The continued emphasis on ESG concerns by investors and regulators could soon intensify as news reports suggest that the SEC is considering a new rule that would require companies disclose additional data on their workforces. While few corporate boards will rejoice over having to produce a new set of required disclosures, the SEC’s focus on “human capital” reflects the concerns investors have about how companies have handled issues like layoffs, pay equity, worker safety, work from home policies and re-staffing for the future. Investors are making the case that these issues, and others like them, can have material impact on a company’s bottom-line. As boards attempt to devise strategies that will allow them to successfully emerge from the Covid-19 pandemic, decisions regarding human capital take on added importance.
We’ve seen evidence of the impact human capital decisions can have on company performance already this year: Spirit, American and other airlines canceled thousands of flights over the summer partly because they didn’t have enough staff to operate the planes. Goldman Sachs and other financial institutions were almost forced to raise wages after junior employees complained of unfair conditions leading to burnout. Employees at a number of companies have threatened to quit unless flexible work-from-home policies enacted during the pandemic are continued. Corporate boards may want to examine how ESG issues like these might impact their current business strategy.
To be fair, many of these worker-related issues have not been a major concern for boards in the past, so adjusting to these new realities could open up new perspectives. If a board has not fully considered how workforce management could have a material effect on company performance, now is the time to explore the topic. A thorough examination of this area with the CEO and management team may be in order.
Among the questions to be addressed: How critical is human capital to the company’s bottom-line? Which information regarding the workforce does the board consider truly material to the business (and why)? Are there any risks in publicly disclosing certain workforce-related information? What is the best way to disclose information about critical workforce-related issues?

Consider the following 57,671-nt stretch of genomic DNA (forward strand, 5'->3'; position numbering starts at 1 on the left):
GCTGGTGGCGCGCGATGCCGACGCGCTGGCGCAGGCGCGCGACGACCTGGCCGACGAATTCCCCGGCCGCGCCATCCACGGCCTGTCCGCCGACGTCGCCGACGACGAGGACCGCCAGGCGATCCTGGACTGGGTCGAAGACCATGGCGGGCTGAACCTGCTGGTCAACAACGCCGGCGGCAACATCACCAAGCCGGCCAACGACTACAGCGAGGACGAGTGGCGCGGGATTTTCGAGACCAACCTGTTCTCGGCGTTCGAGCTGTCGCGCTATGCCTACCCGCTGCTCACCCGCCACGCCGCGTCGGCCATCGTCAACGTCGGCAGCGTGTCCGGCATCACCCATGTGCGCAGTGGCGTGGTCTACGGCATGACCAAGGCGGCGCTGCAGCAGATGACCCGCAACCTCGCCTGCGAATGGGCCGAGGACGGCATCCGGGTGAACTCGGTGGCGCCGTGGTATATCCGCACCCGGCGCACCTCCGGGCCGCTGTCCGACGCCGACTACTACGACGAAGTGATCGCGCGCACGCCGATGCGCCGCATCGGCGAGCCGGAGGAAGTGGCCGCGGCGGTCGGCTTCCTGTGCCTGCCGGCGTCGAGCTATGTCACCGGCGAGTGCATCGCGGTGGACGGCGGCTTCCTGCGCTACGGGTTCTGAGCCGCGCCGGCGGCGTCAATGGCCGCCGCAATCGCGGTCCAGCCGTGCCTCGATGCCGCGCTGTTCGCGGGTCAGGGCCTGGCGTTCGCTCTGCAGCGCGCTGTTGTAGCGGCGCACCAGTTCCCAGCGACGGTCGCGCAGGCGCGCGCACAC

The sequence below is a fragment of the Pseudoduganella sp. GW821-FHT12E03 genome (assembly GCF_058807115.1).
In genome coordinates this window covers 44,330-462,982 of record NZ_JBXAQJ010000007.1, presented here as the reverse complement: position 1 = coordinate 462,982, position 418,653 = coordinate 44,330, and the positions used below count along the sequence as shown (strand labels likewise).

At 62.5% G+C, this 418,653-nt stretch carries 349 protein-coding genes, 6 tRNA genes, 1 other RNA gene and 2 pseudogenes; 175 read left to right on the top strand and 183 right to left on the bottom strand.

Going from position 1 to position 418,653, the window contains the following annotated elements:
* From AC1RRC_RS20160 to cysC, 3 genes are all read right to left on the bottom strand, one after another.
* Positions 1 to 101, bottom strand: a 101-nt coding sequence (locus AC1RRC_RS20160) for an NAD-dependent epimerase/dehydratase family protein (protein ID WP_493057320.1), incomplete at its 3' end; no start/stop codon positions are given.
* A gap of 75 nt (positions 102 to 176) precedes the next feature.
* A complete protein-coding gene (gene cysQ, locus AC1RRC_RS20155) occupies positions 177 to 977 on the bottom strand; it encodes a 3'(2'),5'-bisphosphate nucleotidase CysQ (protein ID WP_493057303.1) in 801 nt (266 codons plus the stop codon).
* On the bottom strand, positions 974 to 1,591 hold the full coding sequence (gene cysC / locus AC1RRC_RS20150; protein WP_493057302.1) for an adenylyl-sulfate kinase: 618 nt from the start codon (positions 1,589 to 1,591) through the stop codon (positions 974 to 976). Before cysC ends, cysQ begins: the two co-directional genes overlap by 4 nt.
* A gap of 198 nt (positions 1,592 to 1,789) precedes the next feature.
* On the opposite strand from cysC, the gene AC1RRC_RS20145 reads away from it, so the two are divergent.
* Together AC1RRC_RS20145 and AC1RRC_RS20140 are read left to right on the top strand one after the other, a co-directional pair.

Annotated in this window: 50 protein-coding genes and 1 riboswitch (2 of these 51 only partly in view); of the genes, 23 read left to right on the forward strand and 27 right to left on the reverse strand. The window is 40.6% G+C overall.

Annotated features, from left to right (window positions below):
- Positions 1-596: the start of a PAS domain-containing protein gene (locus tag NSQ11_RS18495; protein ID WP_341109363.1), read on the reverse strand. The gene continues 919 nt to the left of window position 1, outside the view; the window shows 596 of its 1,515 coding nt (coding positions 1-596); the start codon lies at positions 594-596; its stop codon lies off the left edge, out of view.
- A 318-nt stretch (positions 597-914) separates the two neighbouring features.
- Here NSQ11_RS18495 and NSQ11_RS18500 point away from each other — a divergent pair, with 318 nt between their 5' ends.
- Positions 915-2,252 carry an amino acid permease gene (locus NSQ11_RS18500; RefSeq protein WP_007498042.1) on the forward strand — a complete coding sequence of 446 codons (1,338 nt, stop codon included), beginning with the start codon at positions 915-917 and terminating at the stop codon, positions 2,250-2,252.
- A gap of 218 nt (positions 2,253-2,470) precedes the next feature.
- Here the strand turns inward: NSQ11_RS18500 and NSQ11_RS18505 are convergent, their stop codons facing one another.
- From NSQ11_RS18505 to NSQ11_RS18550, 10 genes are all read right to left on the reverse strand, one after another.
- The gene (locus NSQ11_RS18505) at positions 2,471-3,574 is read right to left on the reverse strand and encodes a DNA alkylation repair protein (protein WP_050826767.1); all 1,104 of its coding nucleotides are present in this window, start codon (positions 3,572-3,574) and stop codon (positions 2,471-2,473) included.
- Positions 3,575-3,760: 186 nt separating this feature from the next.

It is hard to imagine how a company can successfully plan for its growth without dealing with workforce-related issues and sharing much of its strategy with investors. The difference today is that many of these workforce-related concerns are amplified in the media, creating additional pressure on boards. Companies that are interested in good governance regularly share information that is material with investors—this information, although new in some cases, should be shared as well. The question is which type of information should be shared and when.
Reportedly, the SEC is still deciding which metrics it may want to mandate be disclosed. Among the information under consideration is data on diversity, employee compensation, worker safety, and employee hiring and retention. If companies feel it is in their best interest, they may want to consider developing credible arguments against disclosing that data, but developing a plan for disclosing the data if mandated to, is probably a good idea as well. If the data is deemed material, then shareholders have a right to know. Since a company can’t run without its employees, at least some of the workforce data must be material. While what is deemed material may be different for individual companies, some disclosure seems inevitable. It’s probably advisable that boards voluntarily decide what is material and should be disclosed before the SEC does.